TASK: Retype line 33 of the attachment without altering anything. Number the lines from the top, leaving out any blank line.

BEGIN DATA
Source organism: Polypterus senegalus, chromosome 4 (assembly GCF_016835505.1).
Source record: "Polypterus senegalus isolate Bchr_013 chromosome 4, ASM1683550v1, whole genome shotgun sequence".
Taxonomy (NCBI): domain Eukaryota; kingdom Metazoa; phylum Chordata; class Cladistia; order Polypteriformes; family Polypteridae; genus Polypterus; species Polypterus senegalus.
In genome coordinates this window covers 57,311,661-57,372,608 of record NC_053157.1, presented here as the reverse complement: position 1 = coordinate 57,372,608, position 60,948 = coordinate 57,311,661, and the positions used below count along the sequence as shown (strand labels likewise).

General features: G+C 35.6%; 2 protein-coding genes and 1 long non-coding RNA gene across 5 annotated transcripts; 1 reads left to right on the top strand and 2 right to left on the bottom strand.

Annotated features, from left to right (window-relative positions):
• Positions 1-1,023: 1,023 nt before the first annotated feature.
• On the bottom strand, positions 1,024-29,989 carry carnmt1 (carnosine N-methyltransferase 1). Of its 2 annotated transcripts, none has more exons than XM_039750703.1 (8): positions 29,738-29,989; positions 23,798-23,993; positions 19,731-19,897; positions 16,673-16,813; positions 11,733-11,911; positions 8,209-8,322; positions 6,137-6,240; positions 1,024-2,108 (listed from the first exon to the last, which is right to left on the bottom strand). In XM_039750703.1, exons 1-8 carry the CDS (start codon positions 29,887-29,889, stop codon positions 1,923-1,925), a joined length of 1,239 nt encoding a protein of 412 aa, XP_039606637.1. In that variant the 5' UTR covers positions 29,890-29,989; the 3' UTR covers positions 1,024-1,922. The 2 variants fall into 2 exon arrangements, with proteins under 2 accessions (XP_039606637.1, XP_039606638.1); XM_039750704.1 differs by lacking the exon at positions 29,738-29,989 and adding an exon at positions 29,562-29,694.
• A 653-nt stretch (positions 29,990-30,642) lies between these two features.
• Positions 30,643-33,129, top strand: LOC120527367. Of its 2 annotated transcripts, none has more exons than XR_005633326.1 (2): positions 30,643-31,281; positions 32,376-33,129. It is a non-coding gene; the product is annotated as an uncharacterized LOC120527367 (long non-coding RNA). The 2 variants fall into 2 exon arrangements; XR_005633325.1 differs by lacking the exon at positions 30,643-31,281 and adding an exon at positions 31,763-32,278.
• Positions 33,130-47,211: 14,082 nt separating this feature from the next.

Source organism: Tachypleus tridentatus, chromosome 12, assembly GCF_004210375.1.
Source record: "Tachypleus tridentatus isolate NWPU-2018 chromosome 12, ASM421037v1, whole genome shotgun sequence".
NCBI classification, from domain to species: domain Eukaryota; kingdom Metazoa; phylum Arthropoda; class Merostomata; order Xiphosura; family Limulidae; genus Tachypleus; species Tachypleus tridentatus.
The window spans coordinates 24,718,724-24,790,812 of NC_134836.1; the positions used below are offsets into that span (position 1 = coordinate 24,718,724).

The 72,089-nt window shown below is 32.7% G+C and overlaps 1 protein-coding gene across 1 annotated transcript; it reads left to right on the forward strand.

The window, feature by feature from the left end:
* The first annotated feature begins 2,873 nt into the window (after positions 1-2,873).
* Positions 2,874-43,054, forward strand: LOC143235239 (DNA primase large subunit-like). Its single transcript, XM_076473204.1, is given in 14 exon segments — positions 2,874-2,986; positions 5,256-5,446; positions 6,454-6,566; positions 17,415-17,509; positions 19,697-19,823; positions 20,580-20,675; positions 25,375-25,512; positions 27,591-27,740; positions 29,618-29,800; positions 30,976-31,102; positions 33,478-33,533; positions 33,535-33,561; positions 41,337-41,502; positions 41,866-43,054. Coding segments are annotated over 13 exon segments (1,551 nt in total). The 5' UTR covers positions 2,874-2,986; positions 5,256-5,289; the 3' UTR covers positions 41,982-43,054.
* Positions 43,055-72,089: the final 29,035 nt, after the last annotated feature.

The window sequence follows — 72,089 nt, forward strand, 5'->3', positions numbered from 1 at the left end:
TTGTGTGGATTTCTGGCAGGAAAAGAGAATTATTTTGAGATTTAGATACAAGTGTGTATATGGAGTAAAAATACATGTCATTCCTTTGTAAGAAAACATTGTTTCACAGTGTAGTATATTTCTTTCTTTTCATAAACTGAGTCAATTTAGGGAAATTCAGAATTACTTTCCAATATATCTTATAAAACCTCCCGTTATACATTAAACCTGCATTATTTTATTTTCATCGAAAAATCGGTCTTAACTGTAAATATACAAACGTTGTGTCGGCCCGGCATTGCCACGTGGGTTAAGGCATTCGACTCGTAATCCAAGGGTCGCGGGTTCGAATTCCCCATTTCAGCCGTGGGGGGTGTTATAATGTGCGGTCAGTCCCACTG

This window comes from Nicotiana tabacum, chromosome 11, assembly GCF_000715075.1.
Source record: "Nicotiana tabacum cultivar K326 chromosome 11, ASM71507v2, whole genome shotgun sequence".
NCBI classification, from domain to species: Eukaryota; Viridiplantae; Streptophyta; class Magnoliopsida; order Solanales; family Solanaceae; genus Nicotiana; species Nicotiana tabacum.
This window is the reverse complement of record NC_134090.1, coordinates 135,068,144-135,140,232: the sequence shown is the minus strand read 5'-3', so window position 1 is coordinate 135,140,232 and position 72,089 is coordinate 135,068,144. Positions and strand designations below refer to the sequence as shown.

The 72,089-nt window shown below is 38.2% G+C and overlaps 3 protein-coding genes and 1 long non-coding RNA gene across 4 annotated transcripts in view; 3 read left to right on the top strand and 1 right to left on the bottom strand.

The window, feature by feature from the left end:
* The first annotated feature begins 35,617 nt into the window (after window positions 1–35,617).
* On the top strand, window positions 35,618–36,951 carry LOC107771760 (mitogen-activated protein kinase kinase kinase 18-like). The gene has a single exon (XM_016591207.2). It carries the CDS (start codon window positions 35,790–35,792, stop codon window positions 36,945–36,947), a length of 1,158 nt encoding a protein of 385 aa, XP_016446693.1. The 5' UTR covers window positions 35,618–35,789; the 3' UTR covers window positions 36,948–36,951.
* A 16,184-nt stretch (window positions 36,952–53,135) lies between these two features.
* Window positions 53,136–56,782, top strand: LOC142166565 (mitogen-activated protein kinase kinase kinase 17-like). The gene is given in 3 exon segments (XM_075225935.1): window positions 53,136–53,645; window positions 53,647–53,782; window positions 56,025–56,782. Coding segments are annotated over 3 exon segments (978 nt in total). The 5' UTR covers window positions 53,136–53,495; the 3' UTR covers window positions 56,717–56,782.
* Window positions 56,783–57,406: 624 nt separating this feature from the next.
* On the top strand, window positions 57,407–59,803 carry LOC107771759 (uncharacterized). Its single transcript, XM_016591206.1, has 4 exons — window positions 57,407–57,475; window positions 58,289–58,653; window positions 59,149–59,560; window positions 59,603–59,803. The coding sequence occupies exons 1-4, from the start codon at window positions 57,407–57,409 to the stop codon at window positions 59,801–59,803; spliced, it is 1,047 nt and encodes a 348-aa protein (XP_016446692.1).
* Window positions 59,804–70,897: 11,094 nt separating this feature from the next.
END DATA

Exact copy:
* Window positions 56,783–57,406: 624 nt separating this feature from the next.